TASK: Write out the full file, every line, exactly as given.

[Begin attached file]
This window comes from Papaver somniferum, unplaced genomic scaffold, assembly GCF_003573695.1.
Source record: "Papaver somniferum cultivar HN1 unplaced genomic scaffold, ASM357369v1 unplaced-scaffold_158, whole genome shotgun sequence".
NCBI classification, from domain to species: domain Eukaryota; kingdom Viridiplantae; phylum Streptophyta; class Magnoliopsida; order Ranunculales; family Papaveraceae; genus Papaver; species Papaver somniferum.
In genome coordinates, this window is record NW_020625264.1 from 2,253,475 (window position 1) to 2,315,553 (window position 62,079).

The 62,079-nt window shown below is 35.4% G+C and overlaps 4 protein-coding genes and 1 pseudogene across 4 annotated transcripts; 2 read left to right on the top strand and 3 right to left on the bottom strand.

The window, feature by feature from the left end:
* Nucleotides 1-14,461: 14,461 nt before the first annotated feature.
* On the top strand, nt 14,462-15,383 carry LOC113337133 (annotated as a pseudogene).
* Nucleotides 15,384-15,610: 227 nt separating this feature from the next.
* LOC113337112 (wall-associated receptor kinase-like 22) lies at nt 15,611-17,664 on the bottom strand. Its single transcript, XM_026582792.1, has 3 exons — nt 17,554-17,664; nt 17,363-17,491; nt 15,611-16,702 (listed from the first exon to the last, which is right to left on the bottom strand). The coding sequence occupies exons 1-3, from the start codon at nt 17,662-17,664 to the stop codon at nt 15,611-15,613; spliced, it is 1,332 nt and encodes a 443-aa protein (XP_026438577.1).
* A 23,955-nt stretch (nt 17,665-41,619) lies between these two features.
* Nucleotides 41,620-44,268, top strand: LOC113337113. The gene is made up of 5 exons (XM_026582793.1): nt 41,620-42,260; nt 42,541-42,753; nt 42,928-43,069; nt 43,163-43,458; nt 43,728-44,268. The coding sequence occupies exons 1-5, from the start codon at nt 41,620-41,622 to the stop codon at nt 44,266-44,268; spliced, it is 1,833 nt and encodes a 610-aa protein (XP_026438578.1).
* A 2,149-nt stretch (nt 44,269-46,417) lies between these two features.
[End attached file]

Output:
This window comes from Papaver somniferum, unplaced genomic scaffold, assembly GCF_003573695.1.
Source record: "Papaver somniferum cultivar HN1 unplaced genomic scaffold, ASM357369v1 unplaced-scaffold_158, whole genome shotgun sequence".
NCBI classification, from domain to species: domain Eukaryota; kingdom Viridiplantae; phylum Streptophyta; class Magnoliopsida; order Ranunculales; family Papaveraceae; genus Papaver; species Papaver somniferum.
In genome coordinates, this window is record NW_020625264.1 from 2,253,475 (window position 1) to 2,315,553 (window position 62,079).

The 62,079-nt window shown below is 35.4% G+C and overlaps 4 protein-coding genes and 1 pseudogene across 4 annotated transcripts; 2 read left to right on the top strand and 3 right to left on the bottom strand.

The window, feature by feature from the left end:
* Nucleotides 1-14,461: 14,461 nt before the first annotated feature.
* On the top strand, nt 14,462-15,383 carry LOC113337133 (annotated as a pseudogene).
* Nucleotides 15,384-15,610: 227 nt separating this feature from the next.
* LOC113337112 (wall-associated receptor kinase-like 22) lies at nt 15,611-17,664 on the bottom strand. Its single transcript, XM_026582792.1, has 3 exons — nt 17,554-17,664; nt 17,363-17,491; nt 15,611-16,702 (listed from the first exon to the last, which is right to left on the bottom strand). The coding sequence occupies exons 1-3, from the start codon at nt 17,662-17,664 to the stop codon at nt 15,611-15,613; spliced, it is 1,332 nt and encodes a 443-aa protein (XP_026438577.1).
* A 23,955-nt stretch (nt 17,665-41,619) lies between these two features.
* Nucleotides 41,620-44,268, top strand: LOC113337113. The gene is made up of 5 exons (XM_026582793.1): nt 41,620-42,260; nt 42,541-42,753; nt 42,928-43,069; nt 43,163-43,458; nt 43,728-44,268. The coding sequence occupies exons 1-5, from the start codon at nt 41,620-41,622 to the stop codon at nt 44,266-44,268; spliced, it is 1,833 nt and encodes a 610-aa protein (XP_026438578.1).
* A 2,149-nt stretch (nt 44,269-46,417) lies between these two features.